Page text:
Rivers swollen by days of downpours have flooded some towns in northern Italy, forcing residents on to rooftops, while in Venice, authorities are preparing to activate a mobile barrier in the lagoon in hopes of sparing the city from a rare May high-tide flooding.
After the Savio River overflowed its banks in the town of Cesena, in the heart of the Emilia-Romagna region, some residents of heavily flooded streets took to rooftops to await rescue by helicopters.
An older man died in his flooded home in the countryside outside of Cesena, while his wife managed to make it to safety, Italian state radio said early on Wednesday.
Some rescues were especially dramatic.
One rescuer held the child above the floodwaters until she could be passed into the arms of other rescuers.
Other residents helped the mother to safety.
Firefighters rescued a family with a four-month-old baby and a disabled man in the province of Pesaro-Urbino.
Elsewhere in the deluged north, parents and their two young daughters were plucked to safety by a firefighter helicopter, rescuers said.
The nearly 100,000 residents of the town were told to avoid the temptation to view the raging waters and not to stay on ground floors if they lived near the river.
“Use prudence, don’t be curious, so disaster doesn’t turn into tragedy,” mayor Enzo Lattuca said on Rai state TV.
In all, some 900 people in flooded areas of northern Italy were evacuated by late Tuesday night, some taking shelter in gyms or schools, the radio report said.
In Riccione, a beach town on the Adriatic Sea, the mayor warned people to stay home as some took to rubber dinghies to navigate streets.
In Venice, the barrier system, known by its acronym Moses, and recalling the Biblical account of the Red Sea parting, will be lifted on Tuesday night for the first time in May.
It is nearly 20 years since construction began on the project, which is still not officially completed.
Firefighters in Riccione, in the northern region of Emilia-Romagna, were deployed to rescue people from flooded homes and businesses.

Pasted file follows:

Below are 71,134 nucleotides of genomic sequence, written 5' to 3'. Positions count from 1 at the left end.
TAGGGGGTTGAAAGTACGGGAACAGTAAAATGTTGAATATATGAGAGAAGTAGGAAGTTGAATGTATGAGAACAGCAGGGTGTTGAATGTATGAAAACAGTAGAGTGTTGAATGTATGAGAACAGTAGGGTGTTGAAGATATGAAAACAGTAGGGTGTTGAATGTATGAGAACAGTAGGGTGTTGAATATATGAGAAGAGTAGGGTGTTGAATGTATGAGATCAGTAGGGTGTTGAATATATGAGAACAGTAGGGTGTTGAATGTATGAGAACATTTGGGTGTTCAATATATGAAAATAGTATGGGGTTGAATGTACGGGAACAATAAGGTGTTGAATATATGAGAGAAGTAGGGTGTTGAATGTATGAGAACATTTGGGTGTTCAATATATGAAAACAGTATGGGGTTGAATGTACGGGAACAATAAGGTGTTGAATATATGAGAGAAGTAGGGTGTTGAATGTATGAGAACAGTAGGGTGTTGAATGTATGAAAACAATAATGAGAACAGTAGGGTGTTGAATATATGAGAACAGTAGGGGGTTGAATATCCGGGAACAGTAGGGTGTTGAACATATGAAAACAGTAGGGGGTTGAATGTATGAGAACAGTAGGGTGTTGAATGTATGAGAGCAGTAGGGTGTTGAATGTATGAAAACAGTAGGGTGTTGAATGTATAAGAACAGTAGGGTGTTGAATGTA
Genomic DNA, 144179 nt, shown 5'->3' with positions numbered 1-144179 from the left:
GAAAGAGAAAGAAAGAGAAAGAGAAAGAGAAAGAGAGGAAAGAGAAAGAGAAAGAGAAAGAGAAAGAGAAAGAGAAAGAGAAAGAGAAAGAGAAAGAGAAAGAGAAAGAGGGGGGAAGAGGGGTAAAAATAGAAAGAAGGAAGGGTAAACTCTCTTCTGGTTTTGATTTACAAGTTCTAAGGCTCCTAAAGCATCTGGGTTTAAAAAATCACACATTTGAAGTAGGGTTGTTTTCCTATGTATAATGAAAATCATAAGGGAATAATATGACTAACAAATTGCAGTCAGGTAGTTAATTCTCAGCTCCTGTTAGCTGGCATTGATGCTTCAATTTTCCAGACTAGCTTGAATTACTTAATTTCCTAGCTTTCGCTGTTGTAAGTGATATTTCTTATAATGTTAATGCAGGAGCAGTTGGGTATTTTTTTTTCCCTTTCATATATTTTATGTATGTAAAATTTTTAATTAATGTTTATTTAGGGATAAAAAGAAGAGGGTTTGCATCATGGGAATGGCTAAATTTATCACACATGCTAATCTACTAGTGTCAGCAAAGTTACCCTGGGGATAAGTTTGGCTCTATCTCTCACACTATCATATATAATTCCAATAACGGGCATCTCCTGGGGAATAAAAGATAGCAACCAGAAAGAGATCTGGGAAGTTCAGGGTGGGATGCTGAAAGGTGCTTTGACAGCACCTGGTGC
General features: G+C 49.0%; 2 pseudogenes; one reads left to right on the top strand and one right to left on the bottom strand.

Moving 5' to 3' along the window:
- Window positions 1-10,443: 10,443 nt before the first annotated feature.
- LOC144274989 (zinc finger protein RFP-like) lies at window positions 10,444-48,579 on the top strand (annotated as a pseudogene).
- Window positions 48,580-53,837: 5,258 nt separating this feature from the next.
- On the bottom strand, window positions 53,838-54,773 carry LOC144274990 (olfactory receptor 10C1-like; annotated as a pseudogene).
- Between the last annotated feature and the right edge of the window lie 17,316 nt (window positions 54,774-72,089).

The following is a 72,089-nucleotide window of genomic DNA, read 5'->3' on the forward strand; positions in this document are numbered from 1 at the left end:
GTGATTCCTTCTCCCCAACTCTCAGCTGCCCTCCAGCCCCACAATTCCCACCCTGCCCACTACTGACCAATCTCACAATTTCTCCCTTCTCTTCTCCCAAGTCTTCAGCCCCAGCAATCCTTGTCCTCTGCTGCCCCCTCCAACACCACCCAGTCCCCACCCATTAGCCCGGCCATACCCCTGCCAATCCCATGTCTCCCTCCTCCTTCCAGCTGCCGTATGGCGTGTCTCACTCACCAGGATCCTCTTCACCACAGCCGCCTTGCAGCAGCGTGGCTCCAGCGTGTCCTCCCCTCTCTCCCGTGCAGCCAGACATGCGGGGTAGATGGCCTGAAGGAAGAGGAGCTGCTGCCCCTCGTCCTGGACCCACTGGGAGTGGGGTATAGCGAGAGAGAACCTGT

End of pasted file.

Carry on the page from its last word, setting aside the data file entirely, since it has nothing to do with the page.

By Tuesday afternoon, firefighters had carried out around 40 rescues in the province of Rimini, parts of which are on the Adriatic coast. Reinforcements were moved in from the cities of Forli’-Cesena, Ferrara and Bologna.
In the area between Ancona, a major Adriatic port, and Pesaro-Urbino, two towns popular with tourists, firefighters carried out 80 interventions for local flooding, fallen trees and mudslides and rescued motorists in difficulty, the corps said in a tweet.
In Modena, a small city famed for gastronomical products, authorities said they would close local bridges to traffic on Tuesday evening as a precaution against rising river levels.
In the town of Senigallia, the Misa River’s waters were receding, local officials said.
Train travel was halted on the Bologna-Ancona and the Ravenna-Faenza routes, Italian media said.
Earlier this month, a day and a half of non-stop rain caused flooding in the populous Emilia-Romagna region, leaving at least two people dead as riverbeds left dry by drought overflowed.
The rainfall came as Italy had been bracing for a second year of drought, which has depleted its largest river, the Po. The river supports agriculture in the vast Po River Valley before emptying into the Adriatic Sea east of Bologna.
While north-east Italy was hardest hit by the downpours, flooding also caused damage in the south.
On the island of Sicily, rescuers responded to flooding, fallen trees and other problems in the countryside between Palermo and Trapani. By Tuesday morning, the weather there was improving, firefighters said.